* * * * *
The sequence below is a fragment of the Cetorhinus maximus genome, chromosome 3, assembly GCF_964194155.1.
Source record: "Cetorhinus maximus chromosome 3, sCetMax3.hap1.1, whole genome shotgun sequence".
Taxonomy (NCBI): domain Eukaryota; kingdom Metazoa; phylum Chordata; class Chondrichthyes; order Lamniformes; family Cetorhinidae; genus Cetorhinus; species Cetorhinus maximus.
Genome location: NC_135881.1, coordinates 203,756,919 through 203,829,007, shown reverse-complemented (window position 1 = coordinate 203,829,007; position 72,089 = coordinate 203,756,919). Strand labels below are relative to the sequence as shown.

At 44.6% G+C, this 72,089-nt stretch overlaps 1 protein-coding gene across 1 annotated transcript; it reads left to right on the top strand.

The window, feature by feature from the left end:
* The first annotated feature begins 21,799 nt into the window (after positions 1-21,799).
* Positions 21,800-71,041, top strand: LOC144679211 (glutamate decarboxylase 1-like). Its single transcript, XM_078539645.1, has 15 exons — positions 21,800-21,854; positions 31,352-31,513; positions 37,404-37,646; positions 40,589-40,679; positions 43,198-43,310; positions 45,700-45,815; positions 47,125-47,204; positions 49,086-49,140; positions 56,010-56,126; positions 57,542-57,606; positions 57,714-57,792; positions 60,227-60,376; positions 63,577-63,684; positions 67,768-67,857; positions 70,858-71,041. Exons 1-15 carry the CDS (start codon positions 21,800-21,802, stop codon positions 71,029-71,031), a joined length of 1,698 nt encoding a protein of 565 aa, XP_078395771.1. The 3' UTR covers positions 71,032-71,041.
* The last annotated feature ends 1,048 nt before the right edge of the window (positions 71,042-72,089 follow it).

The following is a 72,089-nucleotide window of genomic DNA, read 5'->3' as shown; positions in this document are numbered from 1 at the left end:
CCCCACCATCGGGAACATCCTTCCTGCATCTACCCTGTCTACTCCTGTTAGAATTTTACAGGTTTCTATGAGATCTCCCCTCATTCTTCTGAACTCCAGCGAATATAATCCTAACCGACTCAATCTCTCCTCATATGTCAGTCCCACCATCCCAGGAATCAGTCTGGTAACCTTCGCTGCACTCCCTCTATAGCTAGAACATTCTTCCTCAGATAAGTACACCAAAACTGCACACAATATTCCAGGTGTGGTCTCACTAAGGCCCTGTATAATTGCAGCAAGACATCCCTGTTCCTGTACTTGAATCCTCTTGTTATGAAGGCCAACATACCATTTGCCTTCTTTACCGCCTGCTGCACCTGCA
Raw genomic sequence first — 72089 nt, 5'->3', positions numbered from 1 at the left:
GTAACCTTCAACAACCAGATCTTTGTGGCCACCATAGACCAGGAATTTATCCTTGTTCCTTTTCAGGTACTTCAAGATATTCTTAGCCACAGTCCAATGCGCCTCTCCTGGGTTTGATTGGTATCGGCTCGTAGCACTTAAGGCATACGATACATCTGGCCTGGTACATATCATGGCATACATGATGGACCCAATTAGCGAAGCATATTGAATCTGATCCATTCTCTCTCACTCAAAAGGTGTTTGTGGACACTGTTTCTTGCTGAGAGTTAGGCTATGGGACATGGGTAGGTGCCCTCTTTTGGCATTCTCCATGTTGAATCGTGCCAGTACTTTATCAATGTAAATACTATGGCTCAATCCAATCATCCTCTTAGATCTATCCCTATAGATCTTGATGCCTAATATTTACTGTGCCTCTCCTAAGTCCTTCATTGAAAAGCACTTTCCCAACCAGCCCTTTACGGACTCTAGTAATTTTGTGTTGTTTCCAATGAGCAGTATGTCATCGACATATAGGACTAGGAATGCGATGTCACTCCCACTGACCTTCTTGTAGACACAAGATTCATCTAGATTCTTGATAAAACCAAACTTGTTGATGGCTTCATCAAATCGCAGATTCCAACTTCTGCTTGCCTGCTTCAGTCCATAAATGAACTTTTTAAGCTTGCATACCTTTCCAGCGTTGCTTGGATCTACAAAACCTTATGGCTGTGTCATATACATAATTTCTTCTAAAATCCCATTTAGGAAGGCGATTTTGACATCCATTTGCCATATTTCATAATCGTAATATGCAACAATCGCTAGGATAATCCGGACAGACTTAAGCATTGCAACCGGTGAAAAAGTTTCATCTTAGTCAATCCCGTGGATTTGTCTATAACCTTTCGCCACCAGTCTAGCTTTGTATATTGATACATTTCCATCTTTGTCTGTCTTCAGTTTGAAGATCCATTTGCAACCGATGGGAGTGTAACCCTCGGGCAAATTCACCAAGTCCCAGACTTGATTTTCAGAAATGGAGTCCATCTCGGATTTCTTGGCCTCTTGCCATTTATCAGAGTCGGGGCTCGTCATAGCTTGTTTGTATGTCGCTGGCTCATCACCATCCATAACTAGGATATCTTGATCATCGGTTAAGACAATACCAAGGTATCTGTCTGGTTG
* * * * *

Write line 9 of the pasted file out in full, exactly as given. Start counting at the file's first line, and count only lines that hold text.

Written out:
* The last annotated feature ends 1,048 nt before the right edge of the window (positions 71,042-72,089 follow it).